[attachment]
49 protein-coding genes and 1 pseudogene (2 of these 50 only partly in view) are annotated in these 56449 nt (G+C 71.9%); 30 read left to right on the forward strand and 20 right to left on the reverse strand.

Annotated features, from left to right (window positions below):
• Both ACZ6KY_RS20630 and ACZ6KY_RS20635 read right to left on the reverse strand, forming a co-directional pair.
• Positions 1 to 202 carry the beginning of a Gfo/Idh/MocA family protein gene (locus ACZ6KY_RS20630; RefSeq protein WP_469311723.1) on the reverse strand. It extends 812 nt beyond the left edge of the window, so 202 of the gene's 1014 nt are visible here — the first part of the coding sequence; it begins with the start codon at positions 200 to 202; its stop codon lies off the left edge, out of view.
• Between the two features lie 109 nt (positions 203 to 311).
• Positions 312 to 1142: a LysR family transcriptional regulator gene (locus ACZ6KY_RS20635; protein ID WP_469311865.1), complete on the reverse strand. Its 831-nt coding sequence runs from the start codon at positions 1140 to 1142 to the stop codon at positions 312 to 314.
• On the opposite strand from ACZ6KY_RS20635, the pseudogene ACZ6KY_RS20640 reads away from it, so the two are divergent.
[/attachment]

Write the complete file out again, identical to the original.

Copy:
49 protein-coding genes and 1 pseudogene (2 of these 50 only partly in view) are annotated in these 56449 nt (G+C 71.9%); 30 read left to right on the forward strand and 20 right to left on the reverse strand.

Annotated features, from left to right (window positions below):
• Both ACZ6KY_RS20630 and ACZ6KY_RS20635 read right to left on the reverse strand, forming a co-directional pair.
• Positions 1 to 202 carry the beginning of a Gfo/Idh/MocA family protein gene (locus ACZ6KY_RS20630; RefSeq protein WP_469311723.1) on the reverse strand. It extends 812 nt beyond the left edge of the window, so 202 of the gene's 1014 nt are visible here — the first part of the coding sequence; it begins with the start codon at positions 200 to 202; its stop codon lies off the left edge, out of view.
• Between the two features lie 109 nt (positions 203 to 311).
• Positions 312 to 1142: a LysR family transcriptional regulator gene (locus ACZ6KY_RS20635; protein ID WP_469311865.1), complete on the reverse strand. Its 831-nt coding sequence runs from the start codon at positions 1140 to 1142 to the stop codon at positions 312 to 314.
• On the opposite strand from ACZ6KY_RS20635, the pseudogene ACZ6KY_RS20640 reads away from it, so the two are divergent.